Youth

    Violence and Honour

    Copyright: picture-alliance/dpaWhile juvenile delinquency in Berlin is falling overall, the number of crimes committed by young migrants in the German capital is steadily on the increase. The neglect of young foreigners and the problems they encounter at school, at home, and when job-hunting have been ignored for too long.

    Murat approaches with rapid steps and raises his fists: a hook, a swing, another hook, in fact a whole series of punches, each of which stops just short of the journalist’s face. Then he grins broadly and says he’s a professional boxer and will soon be the next big thing. He goes on to say that he trains every day and is fighting fit.

    Murat tells a lot of stories to avoid having to relate his own. The 16-year-old, who is of Turkish origin, has been in court on charges of extortion under threat of force, actual bodily harm, and vandalism. He threatened another young person and beat him up because he wanted his mobile. The word on the street for this kind of behaviour is stripping, and the young people who do it are often totally oblivious to the fact that stripping is in fact committing a series of serious criminal offences.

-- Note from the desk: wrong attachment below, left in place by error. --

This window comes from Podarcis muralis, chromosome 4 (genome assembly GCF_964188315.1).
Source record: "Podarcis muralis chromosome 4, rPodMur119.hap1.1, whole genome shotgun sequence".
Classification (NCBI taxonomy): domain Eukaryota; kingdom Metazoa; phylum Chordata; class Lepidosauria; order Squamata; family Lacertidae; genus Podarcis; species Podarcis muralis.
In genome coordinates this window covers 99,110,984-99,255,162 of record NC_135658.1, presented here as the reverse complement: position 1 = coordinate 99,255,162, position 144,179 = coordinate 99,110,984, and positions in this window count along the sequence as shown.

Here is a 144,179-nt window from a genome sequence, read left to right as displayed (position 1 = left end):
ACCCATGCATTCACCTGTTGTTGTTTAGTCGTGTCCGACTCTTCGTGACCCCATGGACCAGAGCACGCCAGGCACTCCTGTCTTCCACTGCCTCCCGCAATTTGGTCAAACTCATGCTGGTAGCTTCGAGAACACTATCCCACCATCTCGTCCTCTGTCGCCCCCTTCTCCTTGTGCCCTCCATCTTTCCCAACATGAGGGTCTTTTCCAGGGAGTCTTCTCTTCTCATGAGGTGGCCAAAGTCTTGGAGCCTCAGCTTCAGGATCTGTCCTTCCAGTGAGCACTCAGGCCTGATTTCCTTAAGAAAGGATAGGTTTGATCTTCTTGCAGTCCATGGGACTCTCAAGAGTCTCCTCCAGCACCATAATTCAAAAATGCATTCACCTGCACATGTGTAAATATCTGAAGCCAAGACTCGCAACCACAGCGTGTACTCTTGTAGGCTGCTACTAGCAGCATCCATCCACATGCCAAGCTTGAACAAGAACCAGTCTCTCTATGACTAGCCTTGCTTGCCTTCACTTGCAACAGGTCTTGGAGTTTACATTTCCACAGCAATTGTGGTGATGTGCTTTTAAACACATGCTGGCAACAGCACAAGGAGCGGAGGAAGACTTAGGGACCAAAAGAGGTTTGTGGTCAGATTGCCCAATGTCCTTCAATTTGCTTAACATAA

Aggravated robbery and arson

    Thanks to Germany’s criminal law for young offenders, Murat got off lightly. The court sentenced him to a course run by the charitable organisation called Lebenswelt (Lifeworld). The purpose of the course is to get him to think about what he did and learn how to interact with other people. The other people on the course are 17-year-old Cem, Tamir, also 17, 18-year-old Mohammed, and the only one of German origin, blond-haired Tom (all names have been changed). Cem robbed a taxi-driver; Mohammed and a friend set fire to a basement. Tamir and Tom, like Murat, are there because they committed crimes of extortion.

    The group meets twice a week under the supervision of social workers Oliver Stöber and Osman Sönmecicek. Wednesdays are devoted to playing football, so the five meet in the gymnasium of the Reineke-Fuchs primary school in Berlin-Reinickendorf.

    The young men are all approachable; they laugh and chat a lot. The four group members of foreign origin were all born in Germany, so there are no communication problems. The only time they have difficulty expressing themselves is when it comes to explaining why they committed the crimes. It was boredom, explains Cem, that led him to threaten the taxi-driver with a weapon. When his parents divorced, he lived with his mother in Celle, but they didn’t get on. He is now living with his father in Berlin. Cem is on probation; this course is effectively his last chance.

    Download SymbolEric Gujer: Violence and Honour (pdf, 19KB)

    Eric Gujer is the Neue Zürcher Zeitung’s correspondent in Germany.

    Copyright © Neue Zürcher Zeitung

    This article first appeared in the Neue Zürcher Zeitung, on 20 June 2006

    Translation: Aingeal Flanagan

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